Doug Drabik discusses fixed income market conditions and offers insight for bond investors.
For a very long period in time, nearly 41 years, Treasury rates have been on a general decline. That is until 2022 came around. So for a very long time, I have heard investors talk about wanting to stay “conservative” or short in maturity length because assuredly, interest rates were about to go up. Despite the persistent conviction to rising rates, year after year, in opposition, they continued to decline.
Hindsight decreed that the most successful action would have been to add duration. Locking in long term higher interest rates would have provided the better returns versus multiple short maturity purchases over a period of time.
The mantra going into any of these periods was the same. “I’m staying conservative – short in maturity.” My contention is backed by history. Staying short is not necessarily conservative. Staying short, going long or even doing nothing are in essence, decisions based on perceived future interest rate direction. If anyone really knew where future interest rates were going, a simple math calculation would tell us exactly how far out on the curve to invest. However, since we do not know what the future holds, all decisions present risk. The decision to do nothing and the decision to stay short are conjectures that interest rates will rise. The risk is that interest rates decline. The decision to invest long term implies an outlook for falling interest rates. The risk is that interest rates rise.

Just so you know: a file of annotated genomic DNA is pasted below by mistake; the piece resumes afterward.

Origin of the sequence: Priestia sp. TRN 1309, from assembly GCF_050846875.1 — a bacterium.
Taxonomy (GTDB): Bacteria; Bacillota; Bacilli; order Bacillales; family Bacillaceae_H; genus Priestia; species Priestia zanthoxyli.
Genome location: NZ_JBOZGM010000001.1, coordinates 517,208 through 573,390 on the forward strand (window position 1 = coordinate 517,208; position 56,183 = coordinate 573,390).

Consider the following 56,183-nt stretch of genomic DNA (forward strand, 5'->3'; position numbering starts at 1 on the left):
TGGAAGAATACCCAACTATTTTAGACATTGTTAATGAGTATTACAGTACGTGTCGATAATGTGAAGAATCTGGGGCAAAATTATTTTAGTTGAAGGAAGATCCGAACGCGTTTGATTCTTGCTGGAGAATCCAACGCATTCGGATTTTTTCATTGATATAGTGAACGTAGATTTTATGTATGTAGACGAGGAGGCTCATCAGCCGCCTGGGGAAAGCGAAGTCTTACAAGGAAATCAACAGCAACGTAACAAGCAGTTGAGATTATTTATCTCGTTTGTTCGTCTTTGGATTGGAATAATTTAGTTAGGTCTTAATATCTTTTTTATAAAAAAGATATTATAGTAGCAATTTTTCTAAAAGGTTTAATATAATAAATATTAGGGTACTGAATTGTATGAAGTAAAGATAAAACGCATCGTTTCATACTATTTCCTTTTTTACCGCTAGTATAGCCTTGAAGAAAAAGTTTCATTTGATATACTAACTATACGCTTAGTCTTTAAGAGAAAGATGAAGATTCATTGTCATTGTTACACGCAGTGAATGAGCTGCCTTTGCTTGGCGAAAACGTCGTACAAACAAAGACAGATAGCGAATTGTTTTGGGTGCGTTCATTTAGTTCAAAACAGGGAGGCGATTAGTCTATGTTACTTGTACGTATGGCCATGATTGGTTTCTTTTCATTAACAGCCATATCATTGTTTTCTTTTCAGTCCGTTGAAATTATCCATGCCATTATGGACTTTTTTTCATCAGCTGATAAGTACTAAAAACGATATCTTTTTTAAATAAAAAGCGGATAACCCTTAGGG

Today we are dealing with immense uncertainty. Pundits can’t agree on whether we are in a recession, whether the Fed will be able to curb inflation or whether dozens of other pertinent data and geopolitical events will wind up playing havoc on the markets. It is not a proper moment in time to be taking on unnecessary risks with fixed income investments and strategies. With the Treasury curve flat with infinite possible market turns, staying short does not necessarily equate to being conservative. Likewise, extending long constitutes its own risks.
Considering all the volatility and uncertainty, laddering bond maturities may represent the most conservative path for mitigating interest rate risk while the economic cycle completes its path. Again, this is not a time to reach or stretch duration risk or credit risk but equally don’t misconstrue that doing nothing or staying short is conservative. Bond ladder strategies can be shortened or elongated based on personal biases and therefore conservatively play into the volatile markets stirred by all the current uncertainty.
The author of this material is a Trader in the Fixed Income Department of Raymond James & Associates (RJA), and is not an Analyst. Any opinions expressed may differ from opinions expressed by other departments of RJA, including our Equity Research Department, and are subject to change without notice. The data and information contained herein was obtained from sources considered to be reliable, but RJA does not guarantee its accuracy and/or completeness. Neither the information nor any opinions expressed constitute a solicitation for the purchase or sale of any security referred to herein. This material may include analysis of sectors, securities and/or derivatives that RJA may have positions, long or short, held proprietarily. RJA or its affiliates may execute transactions which may not be consistent with the report’s conclusions. RJA may also have performed investment banking services for the issuers of such securities. Investors should discuss the risks inherent in bonds with their Raymond James Financial Advisor. Risks include, but are not limited to, changes in interest rates, liquidity, credit quality, volatility, and duration. Past performance is no assurance of future results.
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To learn more about the risks and rewards of investing in fixed income, access the Securities Industry and Financial Markets Association’s Project Invested website and Investor Guides at www.projectinvested.com/category/investor-guides, FINRA’s Investor section of finra.org, and the Municipal Securities Rulemaking Board’s (MSRB) Electronic Municipal Market Access System (EMMA) at emma.msrb.org.